- A Chinese-owned wind farm company plans to sue President Barack Obama
- Firm blocked from building wind farms near a US navy test site in Oregon
A Chinese-owned company that has been blocked from building wind farms near a US navy test site in Oregon plans to sue President Barack Obama, arguing that his order to stop the project was unconstitutional.
Ralls, a company owned by two Chinese executives, believes the president violated constitutional protections on property ownership and legal process.
The company is seeking to have the order overturned, or be paid compensation for its losses.
A person familiar with the case said: "The president is not above the law, even if national security is involved."
The case is the latest sign of tension over US openness to Chinese investment, which has been called into question after election campaign rhetoric from Mr Obama and Mitt Romney, his Republican challenger, about standing up to China over trade.
No one has ever before sued the US president over this type of ruling, but Ralls argues that Mr Obama exceeded his powers when he blocked the project and without giving a detailed justification.
On Friday afternoon, Mr Obama issued an order compelling the company to sell within 90 days four wind farm sites in Oregon, and to clear all its equipment and structures off the sites within 14 days.
He also asserted the right to interview Ralls' employees and advisers and to inspect its documents and computer records in the US, to ensure that the order had been carried out in full.
The statement said: "There is credible evidence that [Ralls] . . . might take action that threatens to impair the national security of the United States," but gave no further details.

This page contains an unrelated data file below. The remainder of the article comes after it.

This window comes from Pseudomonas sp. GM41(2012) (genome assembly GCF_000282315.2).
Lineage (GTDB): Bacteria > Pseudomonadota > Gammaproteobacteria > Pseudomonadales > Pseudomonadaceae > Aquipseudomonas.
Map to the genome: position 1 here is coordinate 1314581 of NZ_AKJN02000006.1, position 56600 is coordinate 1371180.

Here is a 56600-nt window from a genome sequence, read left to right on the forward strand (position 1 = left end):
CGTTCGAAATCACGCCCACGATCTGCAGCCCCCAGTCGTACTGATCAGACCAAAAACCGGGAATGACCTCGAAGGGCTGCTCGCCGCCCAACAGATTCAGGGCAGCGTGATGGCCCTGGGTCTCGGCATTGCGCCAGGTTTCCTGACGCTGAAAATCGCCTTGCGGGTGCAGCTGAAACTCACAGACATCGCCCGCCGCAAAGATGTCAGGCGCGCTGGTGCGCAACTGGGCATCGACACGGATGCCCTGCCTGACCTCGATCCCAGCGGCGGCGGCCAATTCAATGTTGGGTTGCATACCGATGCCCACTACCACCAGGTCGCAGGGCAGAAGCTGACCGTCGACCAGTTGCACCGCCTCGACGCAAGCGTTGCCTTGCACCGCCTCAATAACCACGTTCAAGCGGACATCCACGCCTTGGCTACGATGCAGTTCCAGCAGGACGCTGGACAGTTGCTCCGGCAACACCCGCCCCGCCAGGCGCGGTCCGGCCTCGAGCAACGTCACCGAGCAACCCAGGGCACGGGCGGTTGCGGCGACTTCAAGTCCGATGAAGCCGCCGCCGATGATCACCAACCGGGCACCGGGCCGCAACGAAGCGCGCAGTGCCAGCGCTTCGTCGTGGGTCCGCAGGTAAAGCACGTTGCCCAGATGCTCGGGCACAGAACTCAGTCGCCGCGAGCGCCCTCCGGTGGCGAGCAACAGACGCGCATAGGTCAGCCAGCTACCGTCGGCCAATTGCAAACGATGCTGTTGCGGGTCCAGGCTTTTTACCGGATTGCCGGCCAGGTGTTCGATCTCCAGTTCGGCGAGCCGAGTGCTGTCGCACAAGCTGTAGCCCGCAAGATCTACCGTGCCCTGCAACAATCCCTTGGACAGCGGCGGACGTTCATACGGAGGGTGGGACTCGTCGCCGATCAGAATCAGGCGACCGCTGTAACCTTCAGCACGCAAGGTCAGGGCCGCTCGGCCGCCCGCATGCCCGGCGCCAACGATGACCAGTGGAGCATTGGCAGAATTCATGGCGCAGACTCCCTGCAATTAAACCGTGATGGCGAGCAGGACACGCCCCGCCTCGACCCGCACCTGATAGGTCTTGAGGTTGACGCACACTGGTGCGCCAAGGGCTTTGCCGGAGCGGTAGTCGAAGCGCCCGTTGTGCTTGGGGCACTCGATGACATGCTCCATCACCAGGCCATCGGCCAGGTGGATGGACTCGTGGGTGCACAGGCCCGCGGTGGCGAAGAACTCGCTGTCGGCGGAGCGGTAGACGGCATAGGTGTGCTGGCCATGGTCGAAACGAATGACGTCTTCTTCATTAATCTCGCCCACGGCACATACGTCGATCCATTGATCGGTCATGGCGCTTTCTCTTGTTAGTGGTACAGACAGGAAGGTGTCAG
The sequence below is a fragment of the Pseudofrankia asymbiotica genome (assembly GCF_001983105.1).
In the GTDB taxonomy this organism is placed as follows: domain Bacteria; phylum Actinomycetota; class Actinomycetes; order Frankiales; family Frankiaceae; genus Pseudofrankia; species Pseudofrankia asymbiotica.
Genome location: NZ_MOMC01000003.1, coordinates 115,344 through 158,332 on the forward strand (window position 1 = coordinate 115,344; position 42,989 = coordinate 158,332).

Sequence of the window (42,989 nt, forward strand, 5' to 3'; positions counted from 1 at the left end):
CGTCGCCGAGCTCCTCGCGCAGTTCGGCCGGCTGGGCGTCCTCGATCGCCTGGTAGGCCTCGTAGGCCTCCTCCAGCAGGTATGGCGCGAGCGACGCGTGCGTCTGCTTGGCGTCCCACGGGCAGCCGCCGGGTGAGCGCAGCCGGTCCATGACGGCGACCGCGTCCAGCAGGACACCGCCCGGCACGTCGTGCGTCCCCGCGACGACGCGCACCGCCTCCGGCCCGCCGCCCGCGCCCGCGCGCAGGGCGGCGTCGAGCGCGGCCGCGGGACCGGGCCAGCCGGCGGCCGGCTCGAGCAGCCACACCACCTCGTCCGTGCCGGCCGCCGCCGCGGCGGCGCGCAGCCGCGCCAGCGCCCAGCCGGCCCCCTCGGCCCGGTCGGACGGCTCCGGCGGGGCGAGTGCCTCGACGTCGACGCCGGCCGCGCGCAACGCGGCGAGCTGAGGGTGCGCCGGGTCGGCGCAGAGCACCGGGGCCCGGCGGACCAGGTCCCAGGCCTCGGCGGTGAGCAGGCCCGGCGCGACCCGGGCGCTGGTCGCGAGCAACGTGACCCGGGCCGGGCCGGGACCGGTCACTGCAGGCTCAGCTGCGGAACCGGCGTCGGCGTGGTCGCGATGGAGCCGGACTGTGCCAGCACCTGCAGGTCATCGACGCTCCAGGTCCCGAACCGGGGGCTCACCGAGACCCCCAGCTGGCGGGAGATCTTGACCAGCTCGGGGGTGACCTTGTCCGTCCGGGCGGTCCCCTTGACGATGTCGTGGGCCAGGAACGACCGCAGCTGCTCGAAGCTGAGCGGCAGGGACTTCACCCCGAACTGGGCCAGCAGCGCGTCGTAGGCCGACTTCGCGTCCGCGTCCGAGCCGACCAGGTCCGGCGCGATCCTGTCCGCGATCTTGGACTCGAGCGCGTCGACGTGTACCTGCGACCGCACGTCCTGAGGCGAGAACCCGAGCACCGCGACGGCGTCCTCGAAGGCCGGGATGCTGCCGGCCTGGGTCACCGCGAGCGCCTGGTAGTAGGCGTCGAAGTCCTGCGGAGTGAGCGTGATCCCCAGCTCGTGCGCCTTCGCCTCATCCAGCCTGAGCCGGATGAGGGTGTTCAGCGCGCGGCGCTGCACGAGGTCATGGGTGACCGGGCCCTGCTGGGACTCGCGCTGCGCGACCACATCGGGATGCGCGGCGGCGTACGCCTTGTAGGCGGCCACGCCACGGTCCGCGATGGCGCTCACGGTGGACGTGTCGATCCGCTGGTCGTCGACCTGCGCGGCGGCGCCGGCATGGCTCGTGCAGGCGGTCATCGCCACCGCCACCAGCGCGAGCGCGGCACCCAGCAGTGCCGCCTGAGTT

The ruling followed earlier orders from the Committee on Foreign Investment in the US, an interdepartmental body chaired by Tim Geithner, the Treasury secretary, telling Ralls to stop work on the project, and preventing it from selling the sites without US government approval.
Ralls had challenged those Cfius decisions in court, prompting the president to make an order blocking an investment for the first time since 1990.
Ralls is advised by two high-profile lawyers: Viet Dinh and Paul Clement of Bancroft, respectively assistant attorney-general and solicitor-general in the administration of former president George W. Bush.
Lawyers not involved in the case said Ralls would face an uphill battle to win its case against Mr Obama, with courts generally reluctant to challenge presidential decisions relating to national security.
Stephen Mahinka of Morgan Lewis & Bockius in Washington said the case reflected the problems caused by the opacity of the Cfius process. "From the US point of view of attracting foreign direct investment, it is counterproductive to be so non-transparent," he said.
Dawei Duan and Jialing Wu, the two owners of Ralls, are executives of Sany, the Chinese construction equipment company that is moving into the wind power business, and they had planned to use Sany turbines for the Oregon project.
The four sites, acquired by Ralls earlier in the year, are inside or within five miles of airspace used by the US navy to test drones and train for electronic warfare.
Ralls argues that there are "scores" of other wind turbines already operating in the area.
It said: "The selective and arbitrary singling out of Ralls' project drives our effort to seek redress in US courts . . . We are confident that the courts will vindicate Ralls's rights under the law and the constitution and we intend to pursue the remedies that the law makes available."
However, Natalie Wyeth Earnest, a spokeswoman for the Treasury department, said: "They could try to pursue a lawsuit, but the Cfius statute clearly states that the president's actions are not subject to judicial review."
The company is facing losses on the investment it has made in the project, and on the production tax credit for wind power, potentially worth $25m, which is scheduled to expire and will be available only to projects supplying power to the grid by the end of the year.
The Ralls dispute comes as Cfius is reviewing two other potentially sensitive transactions involving Chinese companies: Cnooc's $15bn acquisition of Nexen of Canada, which has oil and gas assets in the US, and the investment by Wanxiang in Massachusetts-based A123, an advanced battery manufacturer that has benefited from support from the US government.